Laurier Open House, Brantford Campus When: March 14 9 a.m. – 3 p.m. Where: Brantford campus Cost: Free Laurier Milton Lecture Series: The Laurier Singers Chamber Choir When: March 14 Alumni reception: 6:30 p.m. Lecture: 7 p.m. Where: Milton Centre for the Arts, Milton Cost: Free Join Laurier alumni as the Laurier Singers Chamber Choir takes you on a musical journey, demonstrating a variety of composers and styles of choral music. For information, visit www.laurieralumni.ca. First Peoples or Last Nations: The Struggle for Indigenous Rights by Rodolfo Stavenhagen When: March 15 7:30 p.m. Where: Paul Martin Centre, Waterloo campus Cost: Free
Paul Tiessen, professor in the Department of English and Film Studies is the guest speaker at this popular noon-hour lecture series. Teaching Larger Classes: A Community at Large When: March 23 10 a.m. – 11 a.m. Where: Hawk’s Nest, Waterloo campus Cost: Free Join this forum where faculty and educators from multiple diciplines come together to share experiences and lessons learned about how to engage and interact with students in a large class. Music at Noon When: March 29 When: Noon – 1 p.m. Where: Maureen Forrester Recital Hall, Waterloo campus Cost: Free Enjoy music by Jacob Braun, cello, and Grace Fong, piano.
The Unforgettable Titanic: From Media Event to Myth When: April 4 Noon – 1 p.m. Where: Kitchener Public Library, Forest Heights Branch Cost: Free Paul Heyer, professor in the Department of Communication Studies, is the guest speaker at this popular noon-hour lecture series. For more information, visit www.kpl.org.
MARCH 2012 Inside research file
Using statistics to ignite the study of forest fires Doug Woolford uses historical data to research seasonal patterns in lightning-caused fires
Douglas Woolford’s reasearch about lightning-caused forest fires is helping to shape future firefighting efforts.
Woolford’s research is different because it’s based on historical data — specifically, reports that firefighters have been filling out after each shift for 43 years in Alberta and 42 years in Ontario. Typically, research in this area focuses on the future, and the impact that global temperature changes might have on forest fires. “It’s neat to look into the past and see what’s happening in the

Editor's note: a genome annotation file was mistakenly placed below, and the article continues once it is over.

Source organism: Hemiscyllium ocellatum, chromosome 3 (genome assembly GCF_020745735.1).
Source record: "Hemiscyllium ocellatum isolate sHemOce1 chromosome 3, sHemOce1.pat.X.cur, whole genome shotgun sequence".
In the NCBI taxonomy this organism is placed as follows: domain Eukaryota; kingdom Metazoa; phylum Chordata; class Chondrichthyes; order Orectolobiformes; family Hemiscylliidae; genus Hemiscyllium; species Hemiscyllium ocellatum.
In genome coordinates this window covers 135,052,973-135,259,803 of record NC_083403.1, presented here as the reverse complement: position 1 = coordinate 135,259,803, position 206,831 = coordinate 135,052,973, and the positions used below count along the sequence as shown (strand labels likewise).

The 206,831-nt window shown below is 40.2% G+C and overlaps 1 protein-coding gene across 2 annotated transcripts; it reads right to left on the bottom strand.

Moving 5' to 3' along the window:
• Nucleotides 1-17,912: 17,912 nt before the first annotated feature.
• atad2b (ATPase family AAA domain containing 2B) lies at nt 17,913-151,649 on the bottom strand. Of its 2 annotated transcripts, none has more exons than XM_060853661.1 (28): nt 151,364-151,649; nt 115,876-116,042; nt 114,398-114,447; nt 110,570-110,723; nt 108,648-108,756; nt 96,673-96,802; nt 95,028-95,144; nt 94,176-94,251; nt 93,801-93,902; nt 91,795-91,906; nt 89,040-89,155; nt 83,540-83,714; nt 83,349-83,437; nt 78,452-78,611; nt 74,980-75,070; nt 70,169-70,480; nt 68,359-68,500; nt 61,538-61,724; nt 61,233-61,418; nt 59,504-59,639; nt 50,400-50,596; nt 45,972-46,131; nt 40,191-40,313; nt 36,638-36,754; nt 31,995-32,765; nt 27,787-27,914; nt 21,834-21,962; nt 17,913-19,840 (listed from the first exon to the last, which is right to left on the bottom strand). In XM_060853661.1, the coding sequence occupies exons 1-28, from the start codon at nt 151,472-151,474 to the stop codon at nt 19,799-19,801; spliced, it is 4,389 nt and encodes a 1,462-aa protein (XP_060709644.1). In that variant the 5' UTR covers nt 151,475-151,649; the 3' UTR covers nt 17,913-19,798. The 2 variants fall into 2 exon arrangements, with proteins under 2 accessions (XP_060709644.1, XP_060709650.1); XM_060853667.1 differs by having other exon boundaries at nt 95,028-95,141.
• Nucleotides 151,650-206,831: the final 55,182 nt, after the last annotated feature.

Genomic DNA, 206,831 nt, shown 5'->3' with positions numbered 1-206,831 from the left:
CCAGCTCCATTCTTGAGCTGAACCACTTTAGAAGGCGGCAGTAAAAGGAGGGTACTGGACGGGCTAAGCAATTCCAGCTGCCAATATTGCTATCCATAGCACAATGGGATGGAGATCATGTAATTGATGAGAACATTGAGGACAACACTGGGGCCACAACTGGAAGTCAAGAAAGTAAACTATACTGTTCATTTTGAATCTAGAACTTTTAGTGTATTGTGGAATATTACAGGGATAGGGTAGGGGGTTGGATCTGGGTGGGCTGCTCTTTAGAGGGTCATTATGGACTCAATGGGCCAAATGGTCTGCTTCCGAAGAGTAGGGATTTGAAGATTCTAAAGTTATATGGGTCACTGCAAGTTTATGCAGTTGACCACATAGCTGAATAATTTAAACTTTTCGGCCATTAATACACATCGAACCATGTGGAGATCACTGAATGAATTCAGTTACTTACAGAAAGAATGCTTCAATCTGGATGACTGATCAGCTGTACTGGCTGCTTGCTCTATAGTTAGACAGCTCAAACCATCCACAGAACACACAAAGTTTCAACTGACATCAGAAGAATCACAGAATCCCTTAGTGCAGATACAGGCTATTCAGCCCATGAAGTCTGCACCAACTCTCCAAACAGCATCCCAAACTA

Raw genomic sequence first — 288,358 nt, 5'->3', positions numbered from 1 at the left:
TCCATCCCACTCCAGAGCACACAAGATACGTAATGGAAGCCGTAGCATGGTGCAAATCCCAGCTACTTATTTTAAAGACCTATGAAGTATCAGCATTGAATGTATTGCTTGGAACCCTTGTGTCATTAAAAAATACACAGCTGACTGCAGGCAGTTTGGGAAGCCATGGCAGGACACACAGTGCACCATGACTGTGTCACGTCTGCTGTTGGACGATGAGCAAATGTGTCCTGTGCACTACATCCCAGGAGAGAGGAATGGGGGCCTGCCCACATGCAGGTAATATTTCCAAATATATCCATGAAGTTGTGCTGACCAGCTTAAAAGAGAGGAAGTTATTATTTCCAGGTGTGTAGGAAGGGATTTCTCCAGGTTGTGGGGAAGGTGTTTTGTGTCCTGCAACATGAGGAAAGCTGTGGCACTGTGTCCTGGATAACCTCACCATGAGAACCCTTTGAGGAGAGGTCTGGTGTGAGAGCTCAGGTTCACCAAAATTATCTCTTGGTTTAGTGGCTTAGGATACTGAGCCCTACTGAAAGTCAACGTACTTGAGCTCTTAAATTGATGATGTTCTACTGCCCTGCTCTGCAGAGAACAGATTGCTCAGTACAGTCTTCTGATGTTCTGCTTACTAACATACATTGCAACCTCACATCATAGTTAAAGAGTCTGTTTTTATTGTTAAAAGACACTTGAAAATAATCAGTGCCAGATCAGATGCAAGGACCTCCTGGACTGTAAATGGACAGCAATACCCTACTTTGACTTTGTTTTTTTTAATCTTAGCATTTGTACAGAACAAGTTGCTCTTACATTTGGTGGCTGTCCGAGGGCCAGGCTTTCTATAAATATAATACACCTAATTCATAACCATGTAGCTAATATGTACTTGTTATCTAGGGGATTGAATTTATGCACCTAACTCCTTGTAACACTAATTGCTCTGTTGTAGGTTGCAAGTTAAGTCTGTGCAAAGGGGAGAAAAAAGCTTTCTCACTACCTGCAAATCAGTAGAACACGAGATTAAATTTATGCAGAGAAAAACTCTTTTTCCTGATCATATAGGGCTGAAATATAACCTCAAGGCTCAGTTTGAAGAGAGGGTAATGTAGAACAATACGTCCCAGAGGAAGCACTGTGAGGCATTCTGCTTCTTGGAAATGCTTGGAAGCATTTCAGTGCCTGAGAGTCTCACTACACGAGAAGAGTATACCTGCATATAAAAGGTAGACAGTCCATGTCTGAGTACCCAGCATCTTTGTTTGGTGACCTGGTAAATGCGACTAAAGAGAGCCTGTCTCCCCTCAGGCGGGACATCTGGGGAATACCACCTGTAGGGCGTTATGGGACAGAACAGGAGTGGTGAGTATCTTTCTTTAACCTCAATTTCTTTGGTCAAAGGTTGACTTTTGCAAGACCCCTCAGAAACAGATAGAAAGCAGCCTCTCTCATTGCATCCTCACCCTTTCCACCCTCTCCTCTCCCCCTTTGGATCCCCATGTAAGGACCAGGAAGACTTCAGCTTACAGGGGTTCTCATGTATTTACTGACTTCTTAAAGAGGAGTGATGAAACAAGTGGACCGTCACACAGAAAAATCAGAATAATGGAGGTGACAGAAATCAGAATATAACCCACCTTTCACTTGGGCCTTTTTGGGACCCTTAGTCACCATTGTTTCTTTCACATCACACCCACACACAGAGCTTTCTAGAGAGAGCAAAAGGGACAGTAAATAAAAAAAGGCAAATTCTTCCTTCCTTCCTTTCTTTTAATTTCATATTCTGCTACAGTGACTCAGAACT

“ Forest fires are very complex, random phenomena. ”
The research has garnered actual historical records, when the attention of the American most of the other research in this Association for the Advancement field has focused on what might of Science (AAAS), the world’s happen in the future by looking at largest scientific society, which simulated data.” publishes the prestigious journal The team used what Woolford Science. The association invited calls “flexible statistical models” Woolford to its annual meeting to look at the fire season within in Vancouver last month where years and across years. These he presented his research. helped quantify the probability Woolford participated in a that a fire would occur on a certain seminar titled “Forest Fires in day. One way to do that is using Canada: Impacts of Climate what is called “penalized spline Change and Fire Smoke.” While smoothing,” which is more flexible Woolford’s research on lightning- than traditonal models that caused fires was motivated by employ sine or cosine functions. climate change, he says it’s very “The seasonal nature of forest difficult to find a direct causal fires in Canada doesn’t follow a relationship between the two. linear relationship,” says Woolford. “There is some evidence that “We wanted a model that didn’t suggests the systems used to just connect the dots, but rather detect forest fires have been showed a general trend and one improving over time,” he says. that didn’t try to force a specific “So it could be that more fires type of curve.” are now being detected earlier.” Woolford and his team also used
a “mixture model framework” to analyze subcomponents within the seasonal behaviour to answer questions about whether it was changing. “We’re seeing a shift towards observations that are more likely to follow regular or extreme seasonal behaviour, versus zeroheavy behaviour, which again suggests increased fire risk.” Woolford has always been good at math. He is also very interested in stocks and finance, and earned a bachelor degree in Statistics and Actuarial Science. During part of his undergrad, he worked at a financial consulting firm. After receiving his master’s degree in Statistics, he taught a few courses at Laurier before returning to school for his PhD. In 2003, while working on his PhD, Woolford learned about a collaborative study being done in partnership with the Ontario